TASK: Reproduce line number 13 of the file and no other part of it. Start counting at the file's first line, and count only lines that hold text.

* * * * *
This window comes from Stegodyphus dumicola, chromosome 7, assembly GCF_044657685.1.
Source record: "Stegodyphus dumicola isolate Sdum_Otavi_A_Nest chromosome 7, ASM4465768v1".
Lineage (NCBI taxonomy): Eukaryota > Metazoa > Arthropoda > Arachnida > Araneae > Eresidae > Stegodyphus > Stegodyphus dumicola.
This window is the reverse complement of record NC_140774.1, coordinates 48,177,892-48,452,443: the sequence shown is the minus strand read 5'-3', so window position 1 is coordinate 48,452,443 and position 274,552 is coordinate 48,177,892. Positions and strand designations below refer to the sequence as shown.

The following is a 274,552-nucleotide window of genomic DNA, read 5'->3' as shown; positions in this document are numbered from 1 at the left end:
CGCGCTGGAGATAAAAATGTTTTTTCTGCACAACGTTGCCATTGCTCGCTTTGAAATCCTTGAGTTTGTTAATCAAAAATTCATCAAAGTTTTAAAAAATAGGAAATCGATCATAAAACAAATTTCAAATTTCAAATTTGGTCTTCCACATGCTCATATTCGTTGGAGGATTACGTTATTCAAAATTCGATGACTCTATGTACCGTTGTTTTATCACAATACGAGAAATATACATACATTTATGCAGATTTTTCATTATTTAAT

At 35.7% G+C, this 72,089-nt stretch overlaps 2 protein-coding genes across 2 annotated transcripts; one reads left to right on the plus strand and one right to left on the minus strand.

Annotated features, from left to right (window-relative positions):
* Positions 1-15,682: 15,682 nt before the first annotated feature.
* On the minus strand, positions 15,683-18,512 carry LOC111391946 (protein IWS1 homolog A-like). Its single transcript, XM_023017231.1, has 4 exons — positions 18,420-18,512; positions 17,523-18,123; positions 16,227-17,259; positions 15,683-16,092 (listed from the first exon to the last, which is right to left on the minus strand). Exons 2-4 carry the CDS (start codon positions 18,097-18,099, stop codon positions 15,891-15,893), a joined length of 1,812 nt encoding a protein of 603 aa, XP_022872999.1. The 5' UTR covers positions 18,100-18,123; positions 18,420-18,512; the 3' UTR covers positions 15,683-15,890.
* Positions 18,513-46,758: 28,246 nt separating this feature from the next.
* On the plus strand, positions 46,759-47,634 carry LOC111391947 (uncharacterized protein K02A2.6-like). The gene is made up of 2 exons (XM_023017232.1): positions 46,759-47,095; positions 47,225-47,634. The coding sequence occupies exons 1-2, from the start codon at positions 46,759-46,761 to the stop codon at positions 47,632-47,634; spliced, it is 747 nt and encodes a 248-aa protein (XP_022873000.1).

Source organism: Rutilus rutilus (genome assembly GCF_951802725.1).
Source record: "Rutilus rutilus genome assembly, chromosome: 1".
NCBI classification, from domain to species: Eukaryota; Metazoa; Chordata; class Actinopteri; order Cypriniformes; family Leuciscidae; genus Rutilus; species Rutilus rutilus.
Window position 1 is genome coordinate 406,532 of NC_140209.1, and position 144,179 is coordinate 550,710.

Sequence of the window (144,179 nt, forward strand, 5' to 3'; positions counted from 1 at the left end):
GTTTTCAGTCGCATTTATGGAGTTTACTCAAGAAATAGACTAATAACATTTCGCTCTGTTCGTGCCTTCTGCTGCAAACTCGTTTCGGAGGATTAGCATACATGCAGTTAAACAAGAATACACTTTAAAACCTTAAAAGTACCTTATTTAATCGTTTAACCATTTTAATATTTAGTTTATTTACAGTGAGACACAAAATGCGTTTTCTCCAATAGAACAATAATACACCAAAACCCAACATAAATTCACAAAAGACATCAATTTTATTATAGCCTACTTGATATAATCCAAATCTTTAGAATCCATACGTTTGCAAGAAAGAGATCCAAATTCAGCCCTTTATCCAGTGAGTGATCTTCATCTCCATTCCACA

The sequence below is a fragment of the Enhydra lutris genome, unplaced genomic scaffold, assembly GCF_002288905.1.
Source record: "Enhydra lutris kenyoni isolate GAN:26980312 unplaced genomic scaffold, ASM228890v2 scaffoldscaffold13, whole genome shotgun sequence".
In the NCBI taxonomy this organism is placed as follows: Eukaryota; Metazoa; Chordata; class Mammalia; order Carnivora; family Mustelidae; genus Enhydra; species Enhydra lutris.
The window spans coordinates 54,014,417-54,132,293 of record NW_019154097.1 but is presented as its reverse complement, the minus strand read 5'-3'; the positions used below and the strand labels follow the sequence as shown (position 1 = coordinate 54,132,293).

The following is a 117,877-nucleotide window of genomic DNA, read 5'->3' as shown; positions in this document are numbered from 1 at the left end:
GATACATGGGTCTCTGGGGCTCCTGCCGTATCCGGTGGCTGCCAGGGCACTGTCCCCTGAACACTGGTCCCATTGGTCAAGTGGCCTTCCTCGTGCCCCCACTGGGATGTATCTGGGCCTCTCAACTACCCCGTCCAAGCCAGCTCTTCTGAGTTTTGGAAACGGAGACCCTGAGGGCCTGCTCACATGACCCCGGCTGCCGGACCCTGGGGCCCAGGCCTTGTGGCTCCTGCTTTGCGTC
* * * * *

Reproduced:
Source organism: Rutilus rutilus (genome assembly GCF_951802725.1).